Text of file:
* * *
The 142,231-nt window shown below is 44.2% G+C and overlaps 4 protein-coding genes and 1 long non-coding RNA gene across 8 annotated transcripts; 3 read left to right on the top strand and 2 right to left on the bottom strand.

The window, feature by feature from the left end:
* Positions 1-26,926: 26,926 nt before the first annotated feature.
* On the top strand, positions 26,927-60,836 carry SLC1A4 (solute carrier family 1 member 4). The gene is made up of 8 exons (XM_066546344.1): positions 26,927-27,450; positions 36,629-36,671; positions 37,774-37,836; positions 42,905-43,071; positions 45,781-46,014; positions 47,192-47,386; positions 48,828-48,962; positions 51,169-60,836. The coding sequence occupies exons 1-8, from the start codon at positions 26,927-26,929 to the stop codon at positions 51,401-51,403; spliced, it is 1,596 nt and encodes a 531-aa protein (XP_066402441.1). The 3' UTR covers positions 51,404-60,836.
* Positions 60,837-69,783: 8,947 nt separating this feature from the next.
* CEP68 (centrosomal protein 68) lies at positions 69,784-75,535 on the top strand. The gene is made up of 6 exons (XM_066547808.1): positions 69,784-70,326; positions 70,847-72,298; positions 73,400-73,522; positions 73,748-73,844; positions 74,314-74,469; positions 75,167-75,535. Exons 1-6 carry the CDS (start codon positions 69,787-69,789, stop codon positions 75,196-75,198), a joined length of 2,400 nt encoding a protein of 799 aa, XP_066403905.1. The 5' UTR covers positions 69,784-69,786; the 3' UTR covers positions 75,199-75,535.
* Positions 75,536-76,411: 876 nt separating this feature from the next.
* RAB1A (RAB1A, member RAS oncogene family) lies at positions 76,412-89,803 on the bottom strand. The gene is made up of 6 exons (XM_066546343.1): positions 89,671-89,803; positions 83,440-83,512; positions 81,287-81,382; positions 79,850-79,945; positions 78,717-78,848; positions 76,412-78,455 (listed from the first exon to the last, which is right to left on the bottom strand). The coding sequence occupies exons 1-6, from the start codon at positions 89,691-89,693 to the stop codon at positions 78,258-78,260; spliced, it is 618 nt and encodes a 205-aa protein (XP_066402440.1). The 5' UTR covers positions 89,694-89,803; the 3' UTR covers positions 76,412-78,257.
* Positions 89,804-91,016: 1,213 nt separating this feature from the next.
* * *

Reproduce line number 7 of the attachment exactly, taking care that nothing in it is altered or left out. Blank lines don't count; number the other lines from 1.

* Positions 75,536-76,411: 876 nt separating this feature from the next.